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Featured Advisor

Kim Butler

Partners for Prosperity, Inc.

City:Mt. Enterprise

State: TX

I have 20+ years of handling alternative investments in cash, growth and income for clients nationwide.  I strive to help my clients with all things financial in every way possible over the phone and the web.  I own an alpaca farm which I enjoy working during my downtime.  I also enjoy gardening, writing and reading books.  I also train other advisors on Prosperity Economics.

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Donald's Entertainment Blog: Dramatic Performances a "Revelation"? Don't Make Me Laugh

| BY Donald Liebenson

Although it’s ridiculously early, Jason Segel is generating Oscar buzz for his performance as the late author David Foster Wallace in “End of the Tour,” which opens theatrically in July after a triumphant run on the film festival circuit. The role is a dramatic departure for Segel, costar of “How I Met Your Mother," and who is most associated with comedies (“Knocked Up,” “I Love You, Man,” “Forgetting Sarah Marshall,”). Indeed, the theatrical preview contains this quote: “Jason Segel is a revelation.”

A revelation. That word is tossed around a lot when a comedic actor tackles a serious role. The British newspaper, the Telegraph, labeled Bill Hader's performance in "the Skeleton Twins" as a suicidal gay man reunited with his estranged sister a a revelation.” The sister is portrayed by Kristin Wiig, about whom a Slate reviewer said about her dramatic turn in the indie film, “Hateship Loveship," “The revelation…is the casting of Kristin Wiig.”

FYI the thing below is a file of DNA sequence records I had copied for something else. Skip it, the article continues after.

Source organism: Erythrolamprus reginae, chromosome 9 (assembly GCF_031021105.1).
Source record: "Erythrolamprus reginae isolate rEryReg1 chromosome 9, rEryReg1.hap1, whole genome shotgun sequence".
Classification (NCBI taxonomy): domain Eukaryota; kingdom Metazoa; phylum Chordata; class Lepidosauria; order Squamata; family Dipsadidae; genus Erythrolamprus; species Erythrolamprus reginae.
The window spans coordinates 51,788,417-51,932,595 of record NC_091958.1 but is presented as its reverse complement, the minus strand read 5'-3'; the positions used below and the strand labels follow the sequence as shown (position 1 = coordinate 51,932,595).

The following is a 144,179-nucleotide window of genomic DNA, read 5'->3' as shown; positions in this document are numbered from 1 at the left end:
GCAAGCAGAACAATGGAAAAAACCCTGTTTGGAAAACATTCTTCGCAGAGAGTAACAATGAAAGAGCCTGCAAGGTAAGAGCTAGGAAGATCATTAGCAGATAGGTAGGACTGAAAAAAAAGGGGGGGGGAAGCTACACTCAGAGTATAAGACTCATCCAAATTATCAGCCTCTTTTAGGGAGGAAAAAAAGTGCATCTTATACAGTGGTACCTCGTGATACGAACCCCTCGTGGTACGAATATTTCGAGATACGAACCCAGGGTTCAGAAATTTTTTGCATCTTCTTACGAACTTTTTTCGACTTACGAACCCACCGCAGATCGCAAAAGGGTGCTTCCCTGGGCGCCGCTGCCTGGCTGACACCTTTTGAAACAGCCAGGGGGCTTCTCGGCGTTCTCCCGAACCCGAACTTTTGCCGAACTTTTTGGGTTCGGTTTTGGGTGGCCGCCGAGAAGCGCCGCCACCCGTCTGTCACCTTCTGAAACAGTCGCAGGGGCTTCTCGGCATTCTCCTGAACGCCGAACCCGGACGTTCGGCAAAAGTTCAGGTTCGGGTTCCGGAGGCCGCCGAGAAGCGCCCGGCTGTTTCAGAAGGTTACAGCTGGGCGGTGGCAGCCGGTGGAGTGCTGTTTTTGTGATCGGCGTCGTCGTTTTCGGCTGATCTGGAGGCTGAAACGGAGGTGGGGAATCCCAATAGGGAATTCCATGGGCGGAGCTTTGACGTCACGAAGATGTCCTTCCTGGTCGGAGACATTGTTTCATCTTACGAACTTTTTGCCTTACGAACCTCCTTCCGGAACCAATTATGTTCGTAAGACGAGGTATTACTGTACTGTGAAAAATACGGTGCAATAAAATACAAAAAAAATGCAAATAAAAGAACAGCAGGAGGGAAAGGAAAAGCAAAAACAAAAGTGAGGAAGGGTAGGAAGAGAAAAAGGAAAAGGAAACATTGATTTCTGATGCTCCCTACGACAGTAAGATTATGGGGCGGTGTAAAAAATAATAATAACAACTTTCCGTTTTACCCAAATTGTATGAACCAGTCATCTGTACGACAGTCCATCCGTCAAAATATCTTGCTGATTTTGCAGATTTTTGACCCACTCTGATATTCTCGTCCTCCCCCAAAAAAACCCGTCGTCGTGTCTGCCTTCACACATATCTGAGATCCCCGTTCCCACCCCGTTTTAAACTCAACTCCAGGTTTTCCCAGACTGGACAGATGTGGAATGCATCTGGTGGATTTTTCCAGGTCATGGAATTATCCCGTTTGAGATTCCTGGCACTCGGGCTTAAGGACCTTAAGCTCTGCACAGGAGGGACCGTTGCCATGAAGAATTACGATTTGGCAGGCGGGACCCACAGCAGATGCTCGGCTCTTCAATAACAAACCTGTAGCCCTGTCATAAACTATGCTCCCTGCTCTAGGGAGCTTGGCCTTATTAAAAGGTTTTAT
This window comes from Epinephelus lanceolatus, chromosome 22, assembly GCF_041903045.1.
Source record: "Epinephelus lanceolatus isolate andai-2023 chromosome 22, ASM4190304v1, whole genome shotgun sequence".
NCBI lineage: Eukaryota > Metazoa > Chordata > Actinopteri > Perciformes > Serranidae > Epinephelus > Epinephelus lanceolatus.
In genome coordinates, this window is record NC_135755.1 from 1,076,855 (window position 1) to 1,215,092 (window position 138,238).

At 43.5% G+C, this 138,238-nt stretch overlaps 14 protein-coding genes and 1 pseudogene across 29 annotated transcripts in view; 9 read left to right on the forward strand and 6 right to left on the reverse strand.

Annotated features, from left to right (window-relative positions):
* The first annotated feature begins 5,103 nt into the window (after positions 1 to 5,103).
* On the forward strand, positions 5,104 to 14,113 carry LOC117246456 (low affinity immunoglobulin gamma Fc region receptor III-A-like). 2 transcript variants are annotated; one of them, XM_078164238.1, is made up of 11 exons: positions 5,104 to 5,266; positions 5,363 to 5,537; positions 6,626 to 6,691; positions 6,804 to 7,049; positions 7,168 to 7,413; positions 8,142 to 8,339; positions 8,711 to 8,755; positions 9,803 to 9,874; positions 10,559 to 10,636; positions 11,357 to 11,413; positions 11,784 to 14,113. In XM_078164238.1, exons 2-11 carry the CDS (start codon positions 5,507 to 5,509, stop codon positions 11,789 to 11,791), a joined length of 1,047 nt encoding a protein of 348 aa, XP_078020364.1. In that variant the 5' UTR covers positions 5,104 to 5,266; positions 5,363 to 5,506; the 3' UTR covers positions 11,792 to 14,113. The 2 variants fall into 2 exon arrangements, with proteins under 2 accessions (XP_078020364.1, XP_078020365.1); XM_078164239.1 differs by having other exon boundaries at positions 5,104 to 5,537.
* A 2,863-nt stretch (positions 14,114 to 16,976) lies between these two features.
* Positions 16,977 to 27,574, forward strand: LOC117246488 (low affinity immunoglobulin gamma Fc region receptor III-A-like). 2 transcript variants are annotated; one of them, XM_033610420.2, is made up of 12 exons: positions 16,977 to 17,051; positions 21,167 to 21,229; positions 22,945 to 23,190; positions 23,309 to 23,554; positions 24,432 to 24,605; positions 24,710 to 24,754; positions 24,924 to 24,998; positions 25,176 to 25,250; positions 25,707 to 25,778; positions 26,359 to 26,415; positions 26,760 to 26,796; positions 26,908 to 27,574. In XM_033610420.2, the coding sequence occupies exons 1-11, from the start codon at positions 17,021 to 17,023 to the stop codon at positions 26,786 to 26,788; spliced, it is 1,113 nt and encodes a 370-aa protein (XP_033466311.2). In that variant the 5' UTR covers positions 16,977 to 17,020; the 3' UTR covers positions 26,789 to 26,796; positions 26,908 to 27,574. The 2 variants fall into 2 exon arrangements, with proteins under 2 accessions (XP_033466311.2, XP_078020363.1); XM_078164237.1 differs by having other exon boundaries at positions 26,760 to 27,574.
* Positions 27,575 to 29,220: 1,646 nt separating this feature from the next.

Jennifer Aniston has been anointed a revelation twice, most recently by the Minneapolis Star-Tribune, for her performance as a woman suffering from chronic pain in “Cake.” In its “Cake” review, Indiewire reminded, “She was a revelation in ‘The Good Girl.’” Some reviews of that 2002 indie said it outright: Jennifer Aniston proves she can act.”

Even its own practitioners fall into the trap. Woody Allen once said that making comedies was like sitting at the children’s table. Bob Odenkirk tweeted out praise for Hader in “The Skeleton Twins.” Can you guess what he called Hader?  That’s right; a revelation.

Comedy gets scant respect by the esteemed Motion Picture Academy of Arts and Sciences. The last comedy to be honored with Hollywood’s supreme prize was “Annie Hall” in 1977. To this day, some think presenter Jack Palance read the wrong name when Marisa Tomei accepted her Best Supporting Actress award for “My Cousin Vinnie.”

Eddie Murphy’s bravura turns in “48 HRs,” “Beverly Hills Cop” or “The Nutty Professor,” in which he portrayed seven characters, were not considered Oscar-worthy. He went dramatic in “Dreamgirls” and boom; Oscar nomination. Bill Murray, too. Never mind “Caddyshack,” “Stripes” or “Ghostbusters.” His Oscar nomination would not come until he was cast as a sad, lonely and aging actor in the bittersweet “Lost in Translation.” That’s the fact, Jack.

Unlike the Golden Globes, the Academy does not have a separate category for comedies, and it’s about time it did. Perhaps they think it would be beneath the dignity of the proceedings. This from the august body that gave us Rob Lowe and Snow White, James Franco in a Marilyn Monroe get-up, and Seth McFarlane’s, “We Saw Your Boobs.”

I would settle for a moratorium on the word “revelation,” which, face it, is code for: So-and-so does comedies; who knew he/she could act?

What do they think they have been doing all these years? No less than venerable British actor Edmund Kean said it best on his deathbed: “Dying is easy, comedy is hard.”




Posted by: Noushin - Wednesday, June 03, 2015 10:17 AM
All the best Jen!